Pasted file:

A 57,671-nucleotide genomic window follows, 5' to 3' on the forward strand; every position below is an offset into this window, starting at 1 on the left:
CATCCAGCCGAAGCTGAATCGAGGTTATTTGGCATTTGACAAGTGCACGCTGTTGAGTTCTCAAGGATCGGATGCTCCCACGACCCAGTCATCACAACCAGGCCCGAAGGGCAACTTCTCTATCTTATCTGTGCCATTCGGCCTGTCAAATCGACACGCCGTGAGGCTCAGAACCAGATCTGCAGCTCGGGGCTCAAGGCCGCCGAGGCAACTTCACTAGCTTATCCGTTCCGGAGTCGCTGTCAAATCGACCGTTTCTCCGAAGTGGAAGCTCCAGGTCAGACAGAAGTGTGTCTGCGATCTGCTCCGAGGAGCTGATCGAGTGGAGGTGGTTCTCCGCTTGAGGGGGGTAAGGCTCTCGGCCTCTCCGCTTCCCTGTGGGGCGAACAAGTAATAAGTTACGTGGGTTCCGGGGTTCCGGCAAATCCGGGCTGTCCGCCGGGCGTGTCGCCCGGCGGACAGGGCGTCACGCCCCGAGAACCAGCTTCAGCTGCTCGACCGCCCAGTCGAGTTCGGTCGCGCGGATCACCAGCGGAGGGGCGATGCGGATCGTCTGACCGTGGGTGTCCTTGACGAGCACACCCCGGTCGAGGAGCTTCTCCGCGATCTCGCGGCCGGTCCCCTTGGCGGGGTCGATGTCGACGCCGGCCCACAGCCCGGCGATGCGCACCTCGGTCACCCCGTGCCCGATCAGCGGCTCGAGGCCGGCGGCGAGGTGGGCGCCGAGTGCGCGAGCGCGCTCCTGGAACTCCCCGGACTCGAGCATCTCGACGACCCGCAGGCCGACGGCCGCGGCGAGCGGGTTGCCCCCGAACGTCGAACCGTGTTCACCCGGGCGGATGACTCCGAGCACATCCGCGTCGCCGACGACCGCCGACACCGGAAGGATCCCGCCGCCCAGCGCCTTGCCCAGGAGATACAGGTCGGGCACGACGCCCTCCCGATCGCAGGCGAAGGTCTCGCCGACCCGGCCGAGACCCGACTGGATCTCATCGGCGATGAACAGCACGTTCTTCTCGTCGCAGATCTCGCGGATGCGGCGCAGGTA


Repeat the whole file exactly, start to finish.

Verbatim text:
A 57,671-nucleotide genomic window follows, 5' to 3' on the forward strand; every position below is an offset into this window, starting at 1 on the left:
CATCCAGCCGAAGCTGAATCGAGGTTATTTGGCATTTGACAAGTGCACGCTGTTGAGTTCTCAAGGATCGGATGCTCCCACGACCCAGTCATCACAACCAGGCCCGAAGGGCAACTTCTCTATCTTATCTGTGCCATTCGGCCTGTCAAATCGACACGCCGTGAGGCTCAGAACCAGATCTGCAGCTCGGGGCTCAAGGCCGCCGAGGCAACTTCACTAGCTTATCCGTTCCGGAGTCGCTGTCAAATCGACCGTTTCTCCGAAGTGGAAGCTCCAGGTCAGACAGAAGTGTGTCTGCGATCTGCTCCGAGGAGCTGATCGAGTGGAGGTGGTTCTCCGCTTGAGGGGGGTAAGGCTCTCGGCCTCTCCGCTTCCCTGTGGGGCGAACAAGTAATAAGTTACGTGGGTTCCGGGGTTCCGGCAAATCCGGGCTGTCCGCCGGGCGTGTCGCCCGGCGGACAGGGCGTCACGCCCCGAGAACCAGCTTCAGCTGCTCGACCGCCCAGTCGAGTTCGGTCGCGCGGATCACCAGCGGAGGGGCGATGCGGATCGTCTGACCGTGGGTGTCCTTGACGAGCACACCCCGGTCGAGGAGCTTCTCCGCGATCTCGCGGCCGGTCCCCTTGGCGGGGTCGATGTCGACGCCGGCCCACAGCCCGGCGATGCGCACCTCGGTCACCCCGTGCCCGATCAGCGGCTCGAGGCCGGCGGCGAGGTGGGCGCCGAGTGCGCGAGCGCGCTCCTGGAACTCCCCGGACTCGAGCATCTCGACGACCCGCAGGCCGACGGCCGCGGCGAGCGGGTTGCCCCCGAACGTCGAACCGTGTTCACCCGGGCGGATGACTCCGAGCACATCCGCGTCGCCGACGACCGCCGACACCGGAAGGATCCCGCCGCCCAGCGCCTTGCCCAGGAGATACAGGTCGGGCACGACGCCCTCCCGATCGCAGGCGAAGGTCTCGCCGACCCGGCCGAGACCCGACTGGATCTCATCGGCGATGAACAGCACGTTCTTCTCGTCGCAGATCTCGCGGATGCGGCGCAGGTA